In conclusion, we would like to mention another newly established unit that we have identified—the 378th Regiment, created relatively recently and apparently connected with the Ministry of Defense's campaign of recruiting convicts. The regiment's command refers to it as the "Z Assault Detachments Training Regiment" and has even created a simple emblem for the unit. As a matter of fact, the label "Assault Detachments Z," or simply "Storm Z," refers to units formed from ex-convicts who have signed contracts with the Ministry of Defense. After undergoing brief training in this unit, ex-convicts are then assigned to assault detachments within units that are directly involved in combat: in particular, on the Zaporizhzhia axis, where the heaviest fighting is taking place as part of the AFU summer offensive. Thus, the 378th Regiment performs functions similar to those described earlier for separate reserve battalions, except it targets ex-convicts specifically.

To summarize, we can identify three main pathways for incorporating mobilized soldiers into the structure of the RuAF. The first pathway involves sending conscripts directly to regular units. This approach appears to have been most actively used in the initial stages of mobilization. The second pathway entails forming new units entirely composed of mobilized soldiers, with subsequent training (though often without any) and deployment of the entire unit to the frontline. The third pathway involves creating new units for the preliminary training of mobilized soldiers, followed by their use as a source to replenish losses in pre-existing regular units. This is likely how the separate reserve battalions we have discovered are utilized, too.


In the months leading up to mobilization, the RuAF had suffered significant losses of personnel, including not only those dead and injured, but also the so-called refuseniks—those who avoided getting caught up in the war taking advantage of legal loopholes, still in effect at the time. Moreover, as it stands, regular units of the Russian Army had been understaffed even prior to the invasion of Ukraine. By the time mobilization was launched, we estimate that RuAF regular units, further depleted by six months of hostilities, might have needed as many as 90,000 soldiers to refill their ranks. To address this shortage, a percentage of mobilized men was directly allocated to those regular units.

The total number of draftees enrolled—about 300,000—greatly exceeded the demand for manpower within pre-existing regular units. The vast majority of the remainder were assigned to the new military units formed specifically for this purpose within the RuAF. Most of these new units were motorized rifle regiments, although a few motorized rifle battalions, artillery regiments, artillery battalions, engineer-sapper regiments and tank regiments were also created. Overall, we have found evidence of at least 123 such newly established units. We believe that the total headcount of those units could amount to 190,000-200,000 men. This estimate closely correlates with our assessment of personnel shortage in regular military units and with the total number of mobilized Russian citizens. Approximately one third of draftees replenished regular units, while the other two thirds were assigned to newly created units.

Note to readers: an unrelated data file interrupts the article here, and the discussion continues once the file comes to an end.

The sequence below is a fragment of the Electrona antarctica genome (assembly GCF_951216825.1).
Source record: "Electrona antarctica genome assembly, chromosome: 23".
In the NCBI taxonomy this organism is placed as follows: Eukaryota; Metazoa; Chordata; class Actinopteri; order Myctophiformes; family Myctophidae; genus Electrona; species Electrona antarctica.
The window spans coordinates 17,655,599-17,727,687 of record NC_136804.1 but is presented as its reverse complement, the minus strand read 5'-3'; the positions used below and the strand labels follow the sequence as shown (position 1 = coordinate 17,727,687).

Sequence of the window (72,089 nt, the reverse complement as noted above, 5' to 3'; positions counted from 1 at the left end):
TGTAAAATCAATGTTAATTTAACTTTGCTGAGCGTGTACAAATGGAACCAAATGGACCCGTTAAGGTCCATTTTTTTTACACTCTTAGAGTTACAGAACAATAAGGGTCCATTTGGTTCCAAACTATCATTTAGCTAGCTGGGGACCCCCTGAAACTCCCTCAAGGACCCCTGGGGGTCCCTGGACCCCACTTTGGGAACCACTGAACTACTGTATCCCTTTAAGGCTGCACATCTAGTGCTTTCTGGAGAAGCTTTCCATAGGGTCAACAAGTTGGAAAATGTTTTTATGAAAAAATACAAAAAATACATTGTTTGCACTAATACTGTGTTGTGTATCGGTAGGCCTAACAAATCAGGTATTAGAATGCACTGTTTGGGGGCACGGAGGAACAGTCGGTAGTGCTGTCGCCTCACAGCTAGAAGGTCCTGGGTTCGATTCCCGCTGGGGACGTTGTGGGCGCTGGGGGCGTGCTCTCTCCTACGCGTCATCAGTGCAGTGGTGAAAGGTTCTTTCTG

In both cases, the distribution of mobilized soldiers was primarily location-based. Regular units were replenished by men mobilized from the same region the unit was located in, or from neighboring regions (with the only exception of the Russian Airborne Troops which also absorbed draftees from three Siberian regions who received training at the 242nd Training Center of the Airborne Troops near Omsk). Newly formed military units emerged from the training centers which accommodated draftees coming from the surrounding areas, as we covered in our first report. Therefore, the regional composition of a unit was contingent on the training center the unit was formed in.

No professional selection process was put in place to support the distribution of mobilized troops across military units. What stands out the most in this respect are the Airborne and Naval Infantry units, which are regarded as elite. Even these branches absorbed unskilled personnel mobilized locally, while former marines and paratroopers mobilized from other regions were allocated to regular Ground Forces units.

Regardless of whether a mobilized soldier was placed into a pre-existing regular unit or a newly formed unit, they could end up on the frontline as early as two weeks after the launch of mobilization. It was at that point that the first evidence emerged of mobilized men being engaged in combat, in particular, in the Svatove direction. The same dates are referenced in the first obituaries of mobilized men who lost their lives in the war. In the meantime, however, the larger part of mobilized personnel still remained stationed at training centers and military bases, awaiting deployment to the war zone. By January 2023, most of the newly formed units had been moved either to the frontline, or to reserve positions in areas nearby.

The formation of new units within the RuAF is quite a complex topic. We were able to find some sources and references addressing this subject, but the details they provide are scarce. Apparently, the key difference between units composed of mobilized soldiers and regular units was the adaptability of the former. Thus, it was not uncommon for newly formed units to be redeployed from one military district to another, subordinated to various other units, fragmented into subunits, and even disbanded.